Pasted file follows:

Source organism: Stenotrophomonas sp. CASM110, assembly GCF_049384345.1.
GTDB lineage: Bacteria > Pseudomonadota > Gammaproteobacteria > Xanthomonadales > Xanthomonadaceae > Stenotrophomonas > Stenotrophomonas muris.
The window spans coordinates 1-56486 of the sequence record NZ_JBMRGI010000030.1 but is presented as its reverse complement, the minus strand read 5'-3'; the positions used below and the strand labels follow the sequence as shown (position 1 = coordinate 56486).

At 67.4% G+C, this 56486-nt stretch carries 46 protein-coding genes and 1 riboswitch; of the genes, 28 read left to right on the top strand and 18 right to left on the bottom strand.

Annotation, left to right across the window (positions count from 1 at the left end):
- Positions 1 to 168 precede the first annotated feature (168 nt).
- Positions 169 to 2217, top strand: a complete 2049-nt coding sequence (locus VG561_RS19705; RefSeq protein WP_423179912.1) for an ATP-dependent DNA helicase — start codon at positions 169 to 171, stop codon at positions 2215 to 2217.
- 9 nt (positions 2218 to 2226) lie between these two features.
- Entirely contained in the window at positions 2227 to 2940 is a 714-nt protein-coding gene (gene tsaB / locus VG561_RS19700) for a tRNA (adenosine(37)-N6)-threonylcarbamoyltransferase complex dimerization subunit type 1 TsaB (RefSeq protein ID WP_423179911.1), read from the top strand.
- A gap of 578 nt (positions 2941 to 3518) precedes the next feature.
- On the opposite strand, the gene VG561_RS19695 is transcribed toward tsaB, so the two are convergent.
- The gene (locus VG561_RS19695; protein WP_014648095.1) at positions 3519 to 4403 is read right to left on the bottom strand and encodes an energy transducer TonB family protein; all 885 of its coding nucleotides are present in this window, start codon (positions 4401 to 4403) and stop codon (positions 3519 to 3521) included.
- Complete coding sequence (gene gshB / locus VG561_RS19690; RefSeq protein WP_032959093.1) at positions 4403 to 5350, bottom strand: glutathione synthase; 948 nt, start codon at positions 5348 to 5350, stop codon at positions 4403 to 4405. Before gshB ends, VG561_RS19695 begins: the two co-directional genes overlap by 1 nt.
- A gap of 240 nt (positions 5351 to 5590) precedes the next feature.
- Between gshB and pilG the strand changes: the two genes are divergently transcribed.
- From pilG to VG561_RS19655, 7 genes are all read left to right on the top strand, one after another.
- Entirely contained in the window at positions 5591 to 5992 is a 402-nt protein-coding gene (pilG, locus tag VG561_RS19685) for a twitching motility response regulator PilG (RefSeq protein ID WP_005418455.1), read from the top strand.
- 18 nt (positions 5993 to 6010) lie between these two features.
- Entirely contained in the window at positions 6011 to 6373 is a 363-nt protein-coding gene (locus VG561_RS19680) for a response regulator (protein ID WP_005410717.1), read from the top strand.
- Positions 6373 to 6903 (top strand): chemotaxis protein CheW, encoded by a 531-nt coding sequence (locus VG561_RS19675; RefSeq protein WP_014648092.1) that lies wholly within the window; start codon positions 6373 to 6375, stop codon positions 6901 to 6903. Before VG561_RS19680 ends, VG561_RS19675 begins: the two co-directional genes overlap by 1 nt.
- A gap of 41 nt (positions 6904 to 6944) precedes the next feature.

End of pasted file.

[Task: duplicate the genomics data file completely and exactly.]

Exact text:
Source organism: Stenotrophomonas sp. CASM110, assembly GCF_049384345.1.
GTDB lineage: Bacteria > Pseudomonadota > Gammaproteobacteria > Xanthomonadales > Xanthomonadaceae > Stenotrophomonas > Stenotrophomonas muris.
The window spans coordinates 1-56486 of the sequence record NZ_JBMRGI010000030.1 but is presented as its reverse complement, the minus strand read 5'-3'; the positions used below and the strand labels follow the sequence as shown (position 1 = coordinate 56486).

At 67.4% G+C, this 56486-nt stretch carries 46 protein-coding genes and 1 riboswitch; of the genes, 28 read left to right on the top strand and 18 right to left on the bottom strand.

Annotation, left to right across the window (positions count from 1 at the left end):
- Positions 1 to 168 precede the first annotated feature (168 nt).
- Positions 169 to 2217, top strand: a complete 2049-nt coding sequence (locus VG561_RS19705; RefSeq protein WP_423179912.1) for an ATP-dependent DNA helicase — start codon at positions 169 to 171, stop codon at positions 2215 to 2217.
- 9 nt (positions 2218 to 2226) lie between these two features.
- Entirely contained in the window at positions 2227 to 2940 is a 714-nt protein-coding gene (gene tsaB / locus VG561_RS19700) for a tRNA (adenosine(37)-N6)-threonylcarbamoyltransferase complex dimerization subunit type 1 TsaB (RefSeq protein ID WP_423179911.1), read from the top strand.
- A gap of 578 nt (positions 2941 to 3518) precedes the next feature.
- On the opposite strand, the gene VG561_RS19695 is transcribed toward tsaB, so the two are convergent.
- The gene (locus VG561_RS19695; protein WP_014648095.1) at positions 3519 to 4403 is read right to left on the bottom strand and encodes an energy transducer TonB family protein; all 885 of its coding nucleotides are present in this window, start codon (positions 4401 to 4403) and stop codon (positions 3519 to 3521) included.
- Complete coding sequence (gene gshB / locus VG561_RS19690; RefSeq protein WP_032959093.1) at positions 4403 to 5350, bottom strand: glutathione synthase; 948 nt, start codon at positions 5348 to 5350, stop codon at positions 4403 to 4405. Before gshB ends, VG561_RS19695 begins: the two co-directional genes overlap by 1 nt.
- A gap of 240 nt (positions 5351 to 5590) precedes the next feature.
- Between gshB and pilG the strand changes: the two genes are divergently transcribed.
- From pilG to VG561_RS19655, 7 genes are all read left to right on the top strand, one after another.
- Entirely contained in the window at positions 5591 to 5992 is a 402-nt protein-coding gene (pilG, locus tag VG561_RS19685) for a twitching motility response regulator PilG (RefSeq protein ID WP_005418455.1), read from the top strand.
- 18 nt (positions 5993 to 6010) lie between these two features.
- Entirely contained in the window at positions 6011 to 6373 is a 363-nt protein-coding gene (locus VG561_RS19680) for a response regulator (protein ID WP_005410717.1), read from the top strand.
- Positions 6373 to 6903 (top strand): chemotaxis protein CheW, encoded by a 531-nt coding sequence (locus VG561_RS19675; RefSeq protein WP_014648092.1) that lies wholly within the window; start codon positions 6373 to 6375, stop codon positions 6901 to 6903. Before VG561_RS19680 ends, VG561_RS19675 begins: the two co-directional genes overlap by 1 nt.
- A gap of 41 nt (positions 6904 to 6944) precedes the next feature.